Wild Goose Farm Shows the Power of Community-Centered Sustainability (And What it Means for You)
Jun 08, 2017 02:55AM ● Published by Melanie Heisinger
Gallery: Wild Goose Farm [15 Images] Click any image to expand.
By Erica L.
Under the tutelage of David and Kathy Kristjanson-Gural, the Lewisburg-area community has participated in cutting-edge projects to demonstrate the viability of growing local, organic, affordable food sustainably on Wild Goose Farm, the couple’s homestead located six miles outside Lewisburg.
Through their experiences with food-related projects locally, and in Costa Rica and Western Massachusetts, the Kristjanson-Gurals utilized project-learning to teach the importance of sustainability. But their mission at Wild Goose Farm goes beyond.
This family-owned and -operated membership-organization is an experiment in learning and teaching about healthful and sustainable lifestyle practices, and shifting our consciousness from convenience to regeneration.
“This struck us as a great remedy for the angst we feel about the fact that the planet and the climate are changing, and it doesn’t look like our leaders are going to do anything about it very soon,” said David, Professor of Economics and Senior Fellow, Social Justice College, Bucknell University.
How this plays out
Under the sustainability umbrella, activities on the farm have multifaceted objectives: support a transition to green living; undo consumerism and classism; connect with nature; integrate artistic expression; naturally support health and wellbeing; demonstrate social enterprise; empower young people; and learn together.
“The questions became: how can we move from a place of passive acceptance of a danger to actively doing something, however small, however seemingly insignificant” explained David.
After reading Last Child in the Woods, for example, the work about the divide between children and the outdoors by child advocacy expert Richard Louv, Kathy—whose background includes progressive education, resettlement work with refugees, parenting, homeschooling her children, community organizing and a love of play and the outdoors—was inspired to make the woods surrounding the farm more inviting to families and young children. She engaged Bucknell’s Management 101 students, led by Daniella Kotowitz, to initiate an Interactive Play Trail, a 25-minute path through the woods designed with a number of places along the trail to engage with a piece of art, build a structure using natural materials, or play on a colorful long-roped swing.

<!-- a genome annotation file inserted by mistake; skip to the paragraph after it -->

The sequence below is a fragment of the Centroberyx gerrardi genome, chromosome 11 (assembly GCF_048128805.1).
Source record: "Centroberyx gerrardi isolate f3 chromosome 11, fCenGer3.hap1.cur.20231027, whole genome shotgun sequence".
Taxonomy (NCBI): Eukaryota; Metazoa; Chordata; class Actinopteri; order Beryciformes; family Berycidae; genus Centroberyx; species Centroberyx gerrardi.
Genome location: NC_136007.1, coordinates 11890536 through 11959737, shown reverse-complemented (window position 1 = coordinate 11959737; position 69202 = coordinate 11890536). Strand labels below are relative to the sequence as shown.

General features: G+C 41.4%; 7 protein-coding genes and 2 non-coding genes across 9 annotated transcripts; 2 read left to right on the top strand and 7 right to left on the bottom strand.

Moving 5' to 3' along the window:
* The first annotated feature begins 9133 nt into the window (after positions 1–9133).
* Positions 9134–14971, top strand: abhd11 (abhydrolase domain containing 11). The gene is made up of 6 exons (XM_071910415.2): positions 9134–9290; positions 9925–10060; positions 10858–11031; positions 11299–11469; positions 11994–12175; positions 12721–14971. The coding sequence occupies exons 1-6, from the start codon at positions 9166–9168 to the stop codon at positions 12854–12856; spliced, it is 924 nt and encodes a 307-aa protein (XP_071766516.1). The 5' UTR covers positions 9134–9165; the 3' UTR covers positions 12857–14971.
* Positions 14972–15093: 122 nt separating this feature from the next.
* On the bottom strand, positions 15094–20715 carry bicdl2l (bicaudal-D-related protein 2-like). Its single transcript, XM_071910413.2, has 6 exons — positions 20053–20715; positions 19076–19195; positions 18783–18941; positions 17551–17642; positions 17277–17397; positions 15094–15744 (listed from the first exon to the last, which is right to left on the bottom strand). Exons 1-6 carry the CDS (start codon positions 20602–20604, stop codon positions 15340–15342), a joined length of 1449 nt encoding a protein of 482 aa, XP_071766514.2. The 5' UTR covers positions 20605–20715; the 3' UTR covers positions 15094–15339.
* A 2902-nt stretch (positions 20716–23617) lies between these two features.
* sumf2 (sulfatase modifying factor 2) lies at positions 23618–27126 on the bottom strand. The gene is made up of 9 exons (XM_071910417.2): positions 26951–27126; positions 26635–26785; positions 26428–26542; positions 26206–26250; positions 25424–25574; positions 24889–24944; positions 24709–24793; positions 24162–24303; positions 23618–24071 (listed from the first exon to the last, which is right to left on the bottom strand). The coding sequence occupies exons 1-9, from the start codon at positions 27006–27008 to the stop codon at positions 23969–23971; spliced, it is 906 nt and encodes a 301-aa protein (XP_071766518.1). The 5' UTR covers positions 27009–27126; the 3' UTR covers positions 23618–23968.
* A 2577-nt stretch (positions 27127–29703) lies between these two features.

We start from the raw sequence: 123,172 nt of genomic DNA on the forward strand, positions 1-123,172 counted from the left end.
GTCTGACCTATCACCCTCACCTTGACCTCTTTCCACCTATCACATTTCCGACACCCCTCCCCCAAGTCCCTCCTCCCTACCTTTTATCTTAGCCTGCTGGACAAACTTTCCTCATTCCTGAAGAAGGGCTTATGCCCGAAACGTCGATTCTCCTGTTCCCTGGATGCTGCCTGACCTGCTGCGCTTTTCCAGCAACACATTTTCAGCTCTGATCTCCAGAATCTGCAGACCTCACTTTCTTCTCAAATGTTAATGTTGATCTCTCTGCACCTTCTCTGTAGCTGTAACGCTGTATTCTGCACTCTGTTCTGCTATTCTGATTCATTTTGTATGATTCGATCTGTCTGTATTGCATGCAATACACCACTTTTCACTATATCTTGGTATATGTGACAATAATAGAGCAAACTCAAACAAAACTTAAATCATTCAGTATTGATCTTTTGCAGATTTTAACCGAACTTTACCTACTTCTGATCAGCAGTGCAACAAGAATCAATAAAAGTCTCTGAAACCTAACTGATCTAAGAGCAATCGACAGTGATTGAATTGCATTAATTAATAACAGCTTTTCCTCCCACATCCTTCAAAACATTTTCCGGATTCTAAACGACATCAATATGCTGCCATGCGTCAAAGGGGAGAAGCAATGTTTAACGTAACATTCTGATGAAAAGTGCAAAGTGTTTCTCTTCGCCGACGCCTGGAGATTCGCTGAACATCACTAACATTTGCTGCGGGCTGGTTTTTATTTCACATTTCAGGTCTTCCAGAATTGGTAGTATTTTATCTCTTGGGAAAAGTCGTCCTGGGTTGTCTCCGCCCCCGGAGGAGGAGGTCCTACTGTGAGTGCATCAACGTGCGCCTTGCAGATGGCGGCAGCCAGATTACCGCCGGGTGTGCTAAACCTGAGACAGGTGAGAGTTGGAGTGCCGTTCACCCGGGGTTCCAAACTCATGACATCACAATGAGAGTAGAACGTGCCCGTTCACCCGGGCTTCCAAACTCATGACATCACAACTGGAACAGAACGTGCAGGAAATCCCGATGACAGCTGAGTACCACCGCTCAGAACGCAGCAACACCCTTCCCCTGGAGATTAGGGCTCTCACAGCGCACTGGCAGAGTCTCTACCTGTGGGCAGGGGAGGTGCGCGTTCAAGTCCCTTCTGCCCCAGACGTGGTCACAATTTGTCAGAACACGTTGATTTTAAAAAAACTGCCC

“Nature has so much to offer us; a walk in the woods slows us down, reduces stress and reminds us of the pleasure of simple things,” said Kathy.
In fact, the forest surrounding the farm is poised to play a starring role in the farm’s future. The Kristjanson-Gurals secured a grant to hire sustainability experts to write An Environmental Quality Incentives Program (Eqip) Grant for the Restoration of a Privately Owned Woodland Properties. If secured, the grant would provide funding to eliminate invasive plants and replace them with food-bearing ones—fruit, nuts, berries, medicinal herbs, perennial vegetables—to depict food-growing possibilities.
“It would involve a 10-year commitment, and a labor-intensive process, but one that, as we draw people in, allows people to begin to see the possibilities of growing their own food, of turning their yard into something that is both beautiful and productive,” said David.
In its full implementation, this philosophy would include the incorporation, more specifically, of paw-paws, hearty kiwi, goji and goose berries, and even grafting English walnuts onto black walnut root stock to yield a delicious nut that’s easier to shell.
“Paw-Paws don’t last long on the shelf, so you don’t see it in stores,” said David. “But if you plant it in your yard, you’d have this supply of delicious fruit part of the year. Berries grow prolifically, and require little care. Hearty kiwi berries are about the size of a large grape and highly prolific. They’re all beautiful plants that also are edible.”